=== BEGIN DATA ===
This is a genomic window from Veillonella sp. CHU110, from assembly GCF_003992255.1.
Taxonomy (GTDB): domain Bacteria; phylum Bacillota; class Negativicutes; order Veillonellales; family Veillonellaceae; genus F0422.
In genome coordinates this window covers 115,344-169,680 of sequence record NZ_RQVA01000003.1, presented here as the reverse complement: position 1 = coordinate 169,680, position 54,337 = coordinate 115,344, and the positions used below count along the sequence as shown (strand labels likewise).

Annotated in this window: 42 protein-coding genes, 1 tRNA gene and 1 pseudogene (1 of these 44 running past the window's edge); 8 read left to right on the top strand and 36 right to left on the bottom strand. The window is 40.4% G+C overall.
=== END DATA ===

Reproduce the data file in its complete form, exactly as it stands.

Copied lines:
This is a genomic window from Veillonella sp. CHU110, from assembly GCF_003992255.1.
Taxonomy (GTDB): domain Bacteria; phylum Bacillota; class Negativicutes; order Veillonellales; family Veillonellaceae; genus F0422.
In genome coordinates this window covers 115,344-169,680 of sequence record NZ_RQVA01000003.1, presented here as the reverse complement: position 1 = coordinate 169,680, position 54,337 = coordinate 115,344, and the positions used below count along the sequence as shown (strand labels likewise).

Annotated in this window: 42 protein-coding genes, 1 tRNA gene and 1 pseudogene (1 of these 44 running past the window's edge); 8 read left to right on the top strand and 36 right to left on the bottom strand. The window is 40.4% G+C overall.